Before getting started, Mamapool's Jay gave the AdGreen team a call. The carbon calculator wasn't yet ready, but Jo demonstrated how the albert tool could be used in the meantime, to get a sense of where the big pieces of the footprint might be. They also discussed some easy sustainable production techniques - using electric vehicles, reducing power needs - and the scope of measurement. It was important to decide what would be included and what would be excluded, so that any claims made later would be credible. As per the existing advice for users of the carbon calculator, Jo suggested working to what was included in the budget, and excluding anything which wasn't a line item. Next up, AdGreen recommended the production teams attended the AdGreen training to arm them with some sustainable production methodology. Finally, Mamapool were put in touch with Natural Capital Partners, who ended up working with an independent assessor (RSK) to audit the project and certify that it had reached the required standard to be considered a 'CarbonNeutral Production'.
Sustainability was built into the job right from the start, and each production company who were pitching was asked how they would approach the 1 day shoot from this point of view. This was the foundation of each treatment, and informed the budget. Here, Ivan Bird (director and DOP) and Alice Windeler (production manager) from Rattling Stick, the production company awarded the job, take us through how they addressed each production aspect to ensure the low carbon shoot could be executed just as beautifully as any other.
The team realised that for a film like this, production companies often leave the UK or fly to Spain or Eastern Europe in pursuit of lower production costs. Many production teams don’t think twice about stepping on a plane, however being one of the biggest contributors to most shoot footprints, air travel was a definite no.
“We considered a studio”, says Ivan. “It would have made our lives considerably easier, but we thought it was important for the message that we were in the environment we were trying to protect. We also wanted to have a very natural surface to project the image on. We could have gone to a forest, but we would have had to have erected a screen, which again would have been more carbon. I don’t think you can get anywhere as natural as a coastline, and it just felt to me that the beach was a good showcase as to what we’re trying to protect.”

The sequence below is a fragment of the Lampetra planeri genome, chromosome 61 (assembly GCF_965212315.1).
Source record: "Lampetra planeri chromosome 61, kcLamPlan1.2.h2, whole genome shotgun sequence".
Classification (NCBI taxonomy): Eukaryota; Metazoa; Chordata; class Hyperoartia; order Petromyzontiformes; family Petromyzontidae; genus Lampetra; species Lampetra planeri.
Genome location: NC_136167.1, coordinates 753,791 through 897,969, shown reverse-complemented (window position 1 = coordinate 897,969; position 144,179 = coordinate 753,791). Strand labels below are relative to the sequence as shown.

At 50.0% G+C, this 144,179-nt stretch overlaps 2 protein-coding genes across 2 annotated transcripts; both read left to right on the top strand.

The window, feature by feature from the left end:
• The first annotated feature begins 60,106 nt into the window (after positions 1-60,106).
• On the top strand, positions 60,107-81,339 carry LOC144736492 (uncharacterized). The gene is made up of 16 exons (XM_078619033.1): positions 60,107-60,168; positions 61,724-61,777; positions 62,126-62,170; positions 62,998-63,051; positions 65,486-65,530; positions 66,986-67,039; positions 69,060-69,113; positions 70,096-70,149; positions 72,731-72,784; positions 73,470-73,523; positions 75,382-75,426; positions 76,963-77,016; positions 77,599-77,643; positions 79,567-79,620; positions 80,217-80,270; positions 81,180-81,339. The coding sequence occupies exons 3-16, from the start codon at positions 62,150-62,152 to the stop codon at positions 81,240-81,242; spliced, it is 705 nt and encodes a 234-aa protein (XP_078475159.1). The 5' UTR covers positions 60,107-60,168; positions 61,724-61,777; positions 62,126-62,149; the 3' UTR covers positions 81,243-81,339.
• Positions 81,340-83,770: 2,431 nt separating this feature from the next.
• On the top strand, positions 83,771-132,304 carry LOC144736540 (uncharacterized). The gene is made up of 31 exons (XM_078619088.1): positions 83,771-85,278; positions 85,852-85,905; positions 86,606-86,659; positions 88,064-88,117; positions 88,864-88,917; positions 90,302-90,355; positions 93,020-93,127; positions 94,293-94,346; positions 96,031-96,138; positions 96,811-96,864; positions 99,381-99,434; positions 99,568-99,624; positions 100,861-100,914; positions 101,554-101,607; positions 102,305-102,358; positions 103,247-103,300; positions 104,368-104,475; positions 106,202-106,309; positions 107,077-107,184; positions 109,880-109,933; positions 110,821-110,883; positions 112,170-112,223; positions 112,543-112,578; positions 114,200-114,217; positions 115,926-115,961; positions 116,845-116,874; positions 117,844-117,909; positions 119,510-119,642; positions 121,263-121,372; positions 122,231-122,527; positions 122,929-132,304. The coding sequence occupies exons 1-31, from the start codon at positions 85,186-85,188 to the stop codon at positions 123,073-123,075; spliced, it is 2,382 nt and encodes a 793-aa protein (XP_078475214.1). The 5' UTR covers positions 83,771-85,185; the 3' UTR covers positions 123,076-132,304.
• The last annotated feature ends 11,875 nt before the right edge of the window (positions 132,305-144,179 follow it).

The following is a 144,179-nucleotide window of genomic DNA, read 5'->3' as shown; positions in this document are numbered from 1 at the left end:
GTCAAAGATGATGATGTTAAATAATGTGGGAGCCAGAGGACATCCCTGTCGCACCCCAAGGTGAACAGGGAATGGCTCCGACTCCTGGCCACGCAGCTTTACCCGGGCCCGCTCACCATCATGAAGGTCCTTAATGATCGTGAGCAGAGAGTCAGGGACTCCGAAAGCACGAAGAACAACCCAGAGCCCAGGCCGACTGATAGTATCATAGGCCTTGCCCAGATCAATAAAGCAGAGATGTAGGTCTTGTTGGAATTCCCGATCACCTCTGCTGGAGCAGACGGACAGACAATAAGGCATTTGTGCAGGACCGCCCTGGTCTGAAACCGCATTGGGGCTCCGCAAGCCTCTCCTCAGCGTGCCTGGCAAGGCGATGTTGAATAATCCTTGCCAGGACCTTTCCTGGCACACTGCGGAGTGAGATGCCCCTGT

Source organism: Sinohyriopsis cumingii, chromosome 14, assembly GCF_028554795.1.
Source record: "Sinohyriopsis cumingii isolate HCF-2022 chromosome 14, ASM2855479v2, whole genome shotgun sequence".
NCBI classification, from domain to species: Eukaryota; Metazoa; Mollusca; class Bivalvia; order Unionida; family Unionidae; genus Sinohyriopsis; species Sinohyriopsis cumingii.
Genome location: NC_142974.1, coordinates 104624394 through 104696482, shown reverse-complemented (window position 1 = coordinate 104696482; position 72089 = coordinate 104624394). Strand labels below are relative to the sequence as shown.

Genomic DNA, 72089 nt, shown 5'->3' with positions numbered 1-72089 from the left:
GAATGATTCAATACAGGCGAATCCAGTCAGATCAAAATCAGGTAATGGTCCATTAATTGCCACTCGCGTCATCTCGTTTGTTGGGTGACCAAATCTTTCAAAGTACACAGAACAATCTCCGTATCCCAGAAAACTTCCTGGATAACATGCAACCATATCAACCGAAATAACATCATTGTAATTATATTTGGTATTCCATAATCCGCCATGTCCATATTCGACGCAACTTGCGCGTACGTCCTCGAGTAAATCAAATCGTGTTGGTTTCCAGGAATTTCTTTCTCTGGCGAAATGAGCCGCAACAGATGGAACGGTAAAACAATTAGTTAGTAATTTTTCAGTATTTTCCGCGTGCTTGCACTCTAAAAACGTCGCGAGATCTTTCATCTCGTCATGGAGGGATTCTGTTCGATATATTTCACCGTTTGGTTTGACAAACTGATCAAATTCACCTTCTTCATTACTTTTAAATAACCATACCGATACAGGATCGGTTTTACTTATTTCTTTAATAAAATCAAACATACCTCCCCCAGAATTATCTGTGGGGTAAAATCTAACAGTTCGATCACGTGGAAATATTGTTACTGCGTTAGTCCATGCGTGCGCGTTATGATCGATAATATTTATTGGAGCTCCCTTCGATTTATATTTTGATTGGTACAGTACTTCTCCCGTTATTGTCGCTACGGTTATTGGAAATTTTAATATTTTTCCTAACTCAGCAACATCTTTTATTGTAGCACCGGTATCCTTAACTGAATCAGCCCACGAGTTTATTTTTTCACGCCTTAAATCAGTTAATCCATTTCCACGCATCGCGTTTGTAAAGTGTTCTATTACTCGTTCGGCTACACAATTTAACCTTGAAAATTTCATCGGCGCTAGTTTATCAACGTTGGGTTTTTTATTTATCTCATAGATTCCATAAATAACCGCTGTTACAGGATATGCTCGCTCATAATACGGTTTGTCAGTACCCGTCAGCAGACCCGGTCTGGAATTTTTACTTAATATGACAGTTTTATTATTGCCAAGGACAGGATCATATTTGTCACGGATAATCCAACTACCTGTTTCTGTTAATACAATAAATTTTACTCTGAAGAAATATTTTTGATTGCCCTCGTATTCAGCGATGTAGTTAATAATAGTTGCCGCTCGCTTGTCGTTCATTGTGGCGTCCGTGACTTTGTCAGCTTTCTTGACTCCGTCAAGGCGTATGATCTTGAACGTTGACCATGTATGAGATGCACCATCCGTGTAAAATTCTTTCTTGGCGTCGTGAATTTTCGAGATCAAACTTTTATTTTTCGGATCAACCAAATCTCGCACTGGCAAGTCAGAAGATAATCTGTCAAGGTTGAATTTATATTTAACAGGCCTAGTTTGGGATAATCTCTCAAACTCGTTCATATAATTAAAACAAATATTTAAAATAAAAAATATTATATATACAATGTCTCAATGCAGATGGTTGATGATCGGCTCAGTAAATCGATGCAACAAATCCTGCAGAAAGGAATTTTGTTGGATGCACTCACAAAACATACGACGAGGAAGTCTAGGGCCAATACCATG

PEDAL AND SOLAR POWER
“Authenticity was really important in this film” states Ivan, “So many people talk about carbon neutrality and pay lip service.” Rattling Stick used a kinetic engineer to figure out how much power would be required to power everything required to pull off the shoot. Reducing overall needs first, by selecting low energy lighting options and eliminating other power hungry elements such as trailers and mobile catering also made a big difference. Keeping crew numbers low also helped - less cups of tea means less hot water from that urn!
Then, over five weeks of R&D and testing, the engineer determined that most of the power required – for the lights and the projector – could be generated by seven people cycling (with a few breaks) from dusk till dawn. Each cyclist produced about 60 watts, for a total of 420 watts of power. This was supplemented by 5 kilowatts from a VOLTstack solar-powered generator that had collected and stored energy during daylight.
The next challenge was the carbon-free transport of 30 people - along with required equipment - to the set on the southeastern shores of England. Most of the people drove 100% EV cars and a few rode their bicycles. Others came by Hitachi electric train.
“We were very careful about the vehicles we used,” says Ivan, “We used public transport whenever we could, we did zoom calls instead of meeting face to face, so all of those elements were considered too. “Yes”, Alice agrees: “Although we had booked an electric Vauxhall Vivaro-e L2 Panel Van, we weren't able to secure the 2nd one we required, so ended up using a petrol van. For me, the biggest thing that came out of this shoot was how unequipped the production industry is for moving forward into a carbon neutral future - and how much there actually is still to do, to facilitate shooting with reduced carbon impact. When I’m carbon calculating a production, the biggest emitter is usually transportation because you’re talking about huge trucks, Lutons that travel for miles often, and they just guzzle petrol and diesel. I think there’s a real desire to move forward into an electric future but the infrastructure and vehicles aren't yet available at the scale we need. For me that would really unlock a big piece of the puzzle.”
In their efforts to keep the production carbon free and reduce waste as far as possible, everyone brought their own reusable container for water, and the attendees ate a meal of local sustainable fish rather than meat.
Following the shoot, the team made sure the post-production spaces were powered with 100% renewable energy.
However, some things were beyond the team's control. The medical staff required to be on set did not use electric vehicles. “The infrastructure is not yet reliable enough,” says Mendes. “Imagine if we had an emergency and they couldn’t charge up their cars.” Another requirement – hand sanitizer – was not manufactured carbon free. And although great effort was made to find local crew, those who needed to come from London and had 3am call, stayed at the local Travelodge. Whilst they do have a green programme in place, the hotel wasn't powered with renewable energy.